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Master the Java Foundation Classes with Graphic Java 2, the most complete and comprehensive guide to the AWT, Swing, and the 2D API VOLUME 2: SWING Swing gives Java application programmers world-class tools for building professional, customizable cross-platform GUIs. This comprehensive reference by former Sun engineer David Geary shows experienced programmers how to take full advantage of Swing's power. Practical explanations and robust code examples provide the resources you need to build Java applications with sophisticated graphical user interfaces. Graphic Java is the one exhaustive reference that contains everything you need to know about Swing. In depth explanations are coupled with class diagrams and code examples for all of the key components, including: * Buttons and labels * Progress bars and sliders * Frames, windows, and dialogs * Internal frames and desktop panes * Color and file choosers * Menus and toolbars * Lists and combo boxes * Text components * Tables and trees You'll discover the key design considerations associated with Swing development, including Swing's object-oriented idioms and design patterns, and the pluggable look and feel architecture. You will under
"synopsis" may belong to another edition of this title.
If you're developing software that will be used by a large group of people, you need to give it a good-looking front-end--in Java 2, that means you have to use Swing. An excellent resource, Graphic Java 2: Mastering the JFC, Third Edition (Volume 2: Swing) takes on the Swing components one at a time and shows you how to incorporate them into attractive, efficient programs.
In many ways, Graphic Java 2 is a cookbook. You search the table of contents or index for a reference to the kind of problem you want to solve, then examine the author's examples for the solution (or at least some clues to it). This is the book to turn to if you're wondering how to implement the JComboBox.KeySelectionManager interface (which enables users to select items in a combo box) or compare the various ways of making the JTree component into a file browser. Those are just two of hundreds of examples in David Geary's book.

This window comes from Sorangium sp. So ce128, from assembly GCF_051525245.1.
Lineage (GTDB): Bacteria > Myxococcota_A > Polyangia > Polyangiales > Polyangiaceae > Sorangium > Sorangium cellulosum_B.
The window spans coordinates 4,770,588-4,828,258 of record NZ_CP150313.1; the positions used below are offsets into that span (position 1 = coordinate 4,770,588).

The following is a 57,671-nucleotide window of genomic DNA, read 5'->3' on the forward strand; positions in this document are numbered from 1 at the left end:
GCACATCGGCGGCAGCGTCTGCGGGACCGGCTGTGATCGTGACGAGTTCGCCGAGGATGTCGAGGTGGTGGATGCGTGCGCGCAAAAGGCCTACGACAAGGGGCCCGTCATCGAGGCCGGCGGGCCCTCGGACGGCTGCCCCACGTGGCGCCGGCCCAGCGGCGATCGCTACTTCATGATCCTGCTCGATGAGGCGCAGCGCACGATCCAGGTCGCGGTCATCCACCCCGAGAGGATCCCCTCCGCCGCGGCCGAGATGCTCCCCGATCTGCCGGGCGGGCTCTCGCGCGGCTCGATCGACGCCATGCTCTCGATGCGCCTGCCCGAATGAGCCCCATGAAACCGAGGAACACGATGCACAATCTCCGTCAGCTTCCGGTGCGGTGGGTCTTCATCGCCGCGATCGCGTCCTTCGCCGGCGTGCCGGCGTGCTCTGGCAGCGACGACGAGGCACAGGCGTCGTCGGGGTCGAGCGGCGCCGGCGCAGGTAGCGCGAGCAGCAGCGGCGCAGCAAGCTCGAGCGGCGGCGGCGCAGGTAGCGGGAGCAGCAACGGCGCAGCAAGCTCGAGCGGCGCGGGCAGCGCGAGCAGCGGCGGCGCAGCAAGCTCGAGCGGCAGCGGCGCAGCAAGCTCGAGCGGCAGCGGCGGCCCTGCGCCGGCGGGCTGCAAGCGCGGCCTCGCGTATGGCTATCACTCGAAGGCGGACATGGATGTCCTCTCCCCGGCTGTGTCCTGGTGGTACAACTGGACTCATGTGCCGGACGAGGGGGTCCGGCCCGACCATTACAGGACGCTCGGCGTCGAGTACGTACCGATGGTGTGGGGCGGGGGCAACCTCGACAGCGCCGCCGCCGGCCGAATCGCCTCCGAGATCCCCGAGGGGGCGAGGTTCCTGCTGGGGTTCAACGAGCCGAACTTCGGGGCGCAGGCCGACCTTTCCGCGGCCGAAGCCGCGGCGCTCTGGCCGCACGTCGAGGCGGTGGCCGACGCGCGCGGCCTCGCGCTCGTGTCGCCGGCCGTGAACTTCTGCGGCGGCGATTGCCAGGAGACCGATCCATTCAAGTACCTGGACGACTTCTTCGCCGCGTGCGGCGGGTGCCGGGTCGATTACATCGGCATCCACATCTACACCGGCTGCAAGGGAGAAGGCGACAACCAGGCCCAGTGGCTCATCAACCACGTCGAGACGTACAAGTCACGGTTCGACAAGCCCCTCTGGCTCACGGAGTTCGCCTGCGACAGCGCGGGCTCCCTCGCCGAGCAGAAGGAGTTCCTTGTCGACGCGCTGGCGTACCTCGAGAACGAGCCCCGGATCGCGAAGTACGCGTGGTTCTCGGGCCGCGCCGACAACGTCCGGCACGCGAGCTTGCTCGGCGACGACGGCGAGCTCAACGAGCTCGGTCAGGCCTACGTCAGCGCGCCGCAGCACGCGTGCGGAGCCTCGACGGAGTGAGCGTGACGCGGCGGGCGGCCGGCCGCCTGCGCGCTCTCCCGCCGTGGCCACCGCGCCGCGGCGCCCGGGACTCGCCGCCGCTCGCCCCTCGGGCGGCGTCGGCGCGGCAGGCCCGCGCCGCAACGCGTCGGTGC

While most examples don't serve any practical purpose by themselves, they do clearly illustrate how a specific aspect of Swing works. It's easy to adapt the details presented here into your own programs. Geary shows consideration for the reader by presenting all his examples as programs that can be compiled and including them on the enclosed CD-ROM. --David WallFrom the Inside Flap:
This book has been my full-time passion for more than a year. After Sun closed its office in Colorado Springs in August of 1997, I decided to forego traditional employment to give the Graphic Java series my complete attention. I was determined that the Swing volume would be the definitive guide to Swing, which meant that it had to be the most comprehensive, accurate and insightful Swing book available. I believe that to be the case, but of course, you will be the final judge.
Before I began writing, I spent a considerable amount of effort designing a book that would be beneficial to Swing novices in addition to developers with some Swing experience. As a software developer who has used numerous object oriented GUI frameworks, I realized that the fastest way to climb a framework's learning curve is to study code examples that illustrate specific concepts. As a result, code examples are the foundation upon which this book is built; nearly 300 code examples are discussed in detail--an average of approximately one code example every 5 pages.